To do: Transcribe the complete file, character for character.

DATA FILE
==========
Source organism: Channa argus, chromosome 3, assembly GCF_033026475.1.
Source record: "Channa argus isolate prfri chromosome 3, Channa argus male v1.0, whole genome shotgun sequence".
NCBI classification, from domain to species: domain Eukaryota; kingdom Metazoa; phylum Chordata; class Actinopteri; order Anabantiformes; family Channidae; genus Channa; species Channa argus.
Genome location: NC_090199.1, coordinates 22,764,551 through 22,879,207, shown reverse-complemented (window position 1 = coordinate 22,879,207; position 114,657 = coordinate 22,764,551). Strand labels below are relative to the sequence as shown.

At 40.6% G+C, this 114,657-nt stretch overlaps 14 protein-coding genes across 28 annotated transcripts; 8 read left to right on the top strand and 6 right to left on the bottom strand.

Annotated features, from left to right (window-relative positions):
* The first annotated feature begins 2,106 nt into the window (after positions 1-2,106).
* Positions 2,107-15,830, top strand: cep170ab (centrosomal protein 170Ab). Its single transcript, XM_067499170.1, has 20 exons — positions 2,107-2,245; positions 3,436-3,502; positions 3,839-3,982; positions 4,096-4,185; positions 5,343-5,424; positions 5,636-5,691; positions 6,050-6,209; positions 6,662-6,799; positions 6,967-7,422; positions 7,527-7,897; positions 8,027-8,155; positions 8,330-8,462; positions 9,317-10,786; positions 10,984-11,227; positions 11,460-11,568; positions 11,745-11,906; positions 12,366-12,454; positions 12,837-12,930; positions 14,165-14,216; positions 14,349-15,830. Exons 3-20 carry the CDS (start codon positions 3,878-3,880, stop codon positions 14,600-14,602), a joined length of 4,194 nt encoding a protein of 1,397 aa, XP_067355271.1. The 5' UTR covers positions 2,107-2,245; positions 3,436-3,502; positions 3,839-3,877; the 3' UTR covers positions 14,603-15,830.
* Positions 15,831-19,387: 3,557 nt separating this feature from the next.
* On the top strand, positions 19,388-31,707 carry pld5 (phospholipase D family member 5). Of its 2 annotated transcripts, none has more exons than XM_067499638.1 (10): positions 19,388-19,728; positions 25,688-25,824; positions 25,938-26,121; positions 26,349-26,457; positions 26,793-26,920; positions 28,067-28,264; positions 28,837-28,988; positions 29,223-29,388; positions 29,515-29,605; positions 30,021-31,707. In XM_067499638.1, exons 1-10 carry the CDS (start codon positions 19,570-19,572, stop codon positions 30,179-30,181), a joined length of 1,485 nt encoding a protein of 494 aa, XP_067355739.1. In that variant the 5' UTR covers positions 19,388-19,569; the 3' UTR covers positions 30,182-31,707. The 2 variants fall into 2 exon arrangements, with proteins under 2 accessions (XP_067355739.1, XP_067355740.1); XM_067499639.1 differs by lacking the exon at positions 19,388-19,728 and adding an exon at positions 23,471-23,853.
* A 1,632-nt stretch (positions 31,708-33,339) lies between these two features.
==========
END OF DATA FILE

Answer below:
Source organism: Channa argus, chromosome 3, assembly GCF_033026475.1.
Source record: "Channa argus isolate prfri chromosome 3, Channa argus male v1.0, whole genome shotgun sequence".
NCBI classification, from domain to species: domain Eukaryota; kingdom Metazoa; phylum Chordata; class Actinopteri; order Anabantiformes; family Channidae; genus Channa; species Channa argus.
Genome location: NC_090199.1, coordinates 22,764,551 through 22,879,207, shown reverse-complemented (window position 1 = coordinate 22,879,207; position 114,657 = coordinate 22,764,551). Strand labels below are relative to the sequence as shown.

At 40.6% G+C, this 114,657-nt stretch overlaps 14 protein-coding genes across 28 annotated transcripts; 8 read left to right on the top strand and 6 right to left on the bottom strand.

Annotated features, from left to right (window-relative positions):
* The first annotated feature begins 2,106 nt into the window (after positions 1-2,106).
* Positions 2,107-15,830, top strand: cep170ab (centrosomal protein 170Ab). Its single transcript, XM_067499170.1, has 20 exons — positions 2,107-2,245; positions 3,436-3,502; positions 3,839-3,982; positions 4,096-4,185; positions 5,343-5,424; positions 5,636-5,691; positions 6,050-6,209; positions 6,662-6,799; positions 6,967-7,422; positions 7,527-7,897; positions 8,027-8,155; positions 8,330-8,462; positions 9,317-10,786; positions 10,984-11,227; positions 11,460-11,568; positions 11,745-11,906; positions 12,366-12,454; positions 12,837-12,930; positions 14,165-14,216; positions 14,349-15,830. Exons 3-20 carry the CDS (start codon positions 3,878-3,880, stop codon positions 14,600-14,602), a joined length of 4,194 nt encoding a protein of 1,397 aa, XP_067355271.1. The 5' UTR covers positions 2,107-2,245; positions 3,436-3,502; positions 3,839-3,877; the 3' UTR covers positions 14,603-15,830.
* Positions 15,831-19,387: 3,557 nt separating this feature from the next.
* On the top strand, positions 19,388-31,707 carry pld5 (phospholipase D family member 5). Of its 2 annotated transcripts, none has more exons than XM_067499638.1 (10): positions 19,388-19,728; positions 25,688-25,824; positions 25,938-26,121; positions 26,349-26,457; positions 26,793-26,920; positions 28,067-28,264; positions 28,837-28,988; positions 29,223-29,388; positions 29,515-29,605; positions 30,021-31,707. In XM_067499638.1, exons 1-10 carry the CDS (start codon positions 19,570-19,572, stop codon positions 30,179-30,181), a joined length of 1,485 nt encoding a protein of 494 aa, XP_067355739.1. In that variant the 5' UTR covers positions 19,388-19,569; the 3' UTR covers positions 30,182-31,707. The 2 variants fall into 2 exon arrangements, with proteins under 2 accessions (XP_067355739.1, XP_067355740.1); XM_067499639.1 differs by lacking the exon at positions 19,388-19,728 and adding an exon at positions 23,471-23,853.
* A 1,632-nt stretch (positions 31,708-33,339) lies between these two features.